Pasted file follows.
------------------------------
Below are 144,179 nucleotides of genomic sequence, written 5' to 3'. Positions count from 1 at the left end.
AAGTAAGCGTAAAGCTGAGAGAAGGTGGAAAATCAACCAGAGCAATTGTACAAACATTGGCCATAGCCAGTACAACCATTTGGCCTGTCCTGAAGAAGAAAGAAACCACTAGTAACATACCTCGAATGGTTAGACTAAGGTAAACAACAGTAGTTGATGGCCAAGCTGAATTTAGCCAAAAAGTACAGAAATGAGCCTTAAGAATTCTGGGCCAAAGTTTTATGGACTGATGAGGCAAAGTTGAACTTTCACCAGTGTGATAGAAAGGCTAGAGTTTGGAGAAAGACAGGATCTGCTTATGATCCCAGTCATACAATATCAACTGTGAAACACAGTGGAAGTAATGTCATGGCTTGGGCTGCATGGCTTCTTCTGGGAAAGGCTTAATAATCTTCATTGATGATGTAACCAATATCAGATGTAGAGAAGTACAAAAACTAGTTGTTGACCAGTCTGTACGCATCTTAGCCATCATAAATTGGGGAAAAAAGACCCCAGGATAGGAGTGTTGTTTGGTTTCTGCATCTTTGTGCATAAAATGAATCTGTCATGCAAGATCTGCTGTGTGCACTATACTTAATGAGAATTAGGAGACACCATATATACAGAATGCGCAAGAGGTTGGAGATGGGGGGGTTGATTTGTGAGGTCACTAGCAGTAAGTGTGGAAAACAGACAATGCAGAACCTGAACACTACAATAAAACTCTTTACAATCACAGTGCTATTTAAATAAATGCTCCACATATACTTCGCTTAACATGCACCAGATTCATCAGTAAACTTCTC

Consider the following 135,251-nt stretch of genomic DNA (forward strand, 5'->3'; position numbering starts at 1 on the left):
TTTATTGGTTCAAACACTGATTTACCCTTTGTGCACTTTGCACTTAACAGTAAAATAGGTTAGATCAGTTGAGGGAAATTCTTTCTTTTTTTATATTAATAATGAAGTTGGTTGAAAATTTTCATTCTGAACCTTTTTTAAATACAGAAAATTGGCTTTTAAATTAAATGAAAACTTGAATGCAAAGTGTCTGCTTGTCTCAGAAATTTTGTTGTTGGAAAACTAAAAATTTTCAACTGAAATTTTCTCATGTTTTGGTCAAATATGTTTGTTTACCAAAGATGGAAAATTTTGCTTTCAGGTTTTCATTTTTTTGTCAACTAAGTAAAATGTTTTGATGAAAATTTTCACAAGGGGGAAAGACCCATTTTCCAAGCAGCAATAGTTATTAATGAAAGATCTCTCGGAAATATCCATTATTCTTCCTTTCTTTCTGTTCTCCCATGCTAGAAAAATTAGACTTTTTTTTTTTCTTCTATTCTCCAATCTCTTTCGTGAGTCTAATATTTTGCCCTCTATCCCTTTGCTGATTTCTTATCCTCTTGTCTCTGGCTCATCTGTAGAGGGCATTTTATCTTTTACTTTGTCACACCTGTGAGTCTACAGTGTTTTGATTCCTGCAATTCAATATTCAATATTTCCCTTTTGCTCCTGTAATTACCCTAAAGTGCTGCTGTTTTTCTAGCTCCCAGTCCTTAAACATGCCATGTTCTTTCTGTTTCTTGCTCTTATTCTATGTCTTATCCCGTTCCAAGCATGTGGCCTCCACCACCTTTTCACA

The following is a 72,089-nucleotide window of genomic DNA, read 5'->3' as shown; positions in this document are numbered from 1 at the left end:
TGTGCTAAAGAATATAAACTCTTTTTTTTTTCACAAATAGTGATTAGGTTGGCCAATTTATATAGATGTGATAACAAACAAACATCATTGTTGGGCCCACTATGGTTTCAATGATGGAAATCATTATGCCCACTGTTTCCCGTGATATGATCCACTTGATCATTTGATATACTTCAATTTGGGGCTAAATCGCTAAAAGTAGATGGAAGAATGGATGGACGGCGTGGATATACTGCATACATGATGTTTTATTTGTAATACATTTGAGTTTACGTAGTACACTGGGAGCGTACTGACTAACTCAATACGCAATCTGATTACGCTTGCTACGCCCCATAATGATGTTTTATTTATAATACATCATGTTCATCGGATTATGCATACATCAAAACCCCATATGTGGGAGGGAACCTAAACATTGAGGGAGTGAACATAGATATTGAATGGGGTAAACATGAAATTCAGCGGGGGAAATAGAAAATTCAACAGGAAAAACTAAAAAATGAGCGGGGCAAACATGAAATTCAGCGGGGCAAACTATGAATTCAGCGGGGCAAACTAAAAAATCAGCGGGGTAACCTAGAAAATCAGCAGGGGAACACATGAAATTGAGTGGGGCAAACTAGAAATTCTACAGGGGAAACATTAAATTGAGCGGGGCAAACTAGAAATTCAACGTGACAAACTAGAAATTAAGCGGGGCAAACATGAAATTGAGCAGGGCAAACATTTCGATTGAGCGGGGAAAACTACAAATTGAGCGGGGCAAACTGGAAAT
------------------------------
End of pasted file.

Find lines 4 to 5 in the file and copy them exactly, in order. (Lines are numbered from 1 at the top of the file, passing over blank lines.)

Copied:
TTTATTGGTTCAAACACTGATTTACCCTTTGTGCACTTTGCACTTAACAGTAAAATAGGTTAGATCAGTTGAGGGAAATTCTTTCTTTTTTTATATTAATAATGAAGTTGGTTGAAAATTTTCATTCTGAACCTTTTTTAAATACAGAAAATTGGCTTTTAAATTAAATGAAAACTTGAATGCAAAGTGTCTGCTTGTCTCAGAAATTTTGTTGTTGGAAAACTAAAAATTTTCAACTGAAATTTTCTCATGTTTTGGTCAAATATGTTTGTTTACCAAAGATGGAAAATTTTGCTTTCAGGTTTTCATTTTTTTGTCAACTAAGTAAAATGTTTTGATGAAAATTTTCACAAGGGGGAAAGACCCATTTTCCAAGCAGCAATAGTTATTAATGAAAGATCTCTCGGAAATATCCATTATTCTTCCTTTCTTTCTGTTCTCCCATGCTAGAAAAATTAGACTTTTTTTTTTTCTTCTATTCTCCAATCTCTTTCGTGAGTCTAATATTTTGCCCTCTATCCCTTTGCTGATTTCTTATCCTCTTGTCTCTGGCTCATCTGTAGAGGGCATTTTATCTTTTACTTTGTCACACCTGTGAGTCTACAGTGTTTTGATTCCTGCAATTCAATATTCAATATTTCCCTTTTGCTCCTGTAATTACCCTAAAGTGCTGCTGTTTTTCTAGCTCCCAGTCCTTAAACATGCCATGTTCTTTCTGTTTCTTGCTCTTATTCTATGTCTTATCCCGTTCCAAGCATGTGGCCTCCACCACCTTTTCACA

The following is a 72,089-nucleotide window of genomic DNA, read 5'->3' as shown; positions in this document are numbered from 1 at the left end: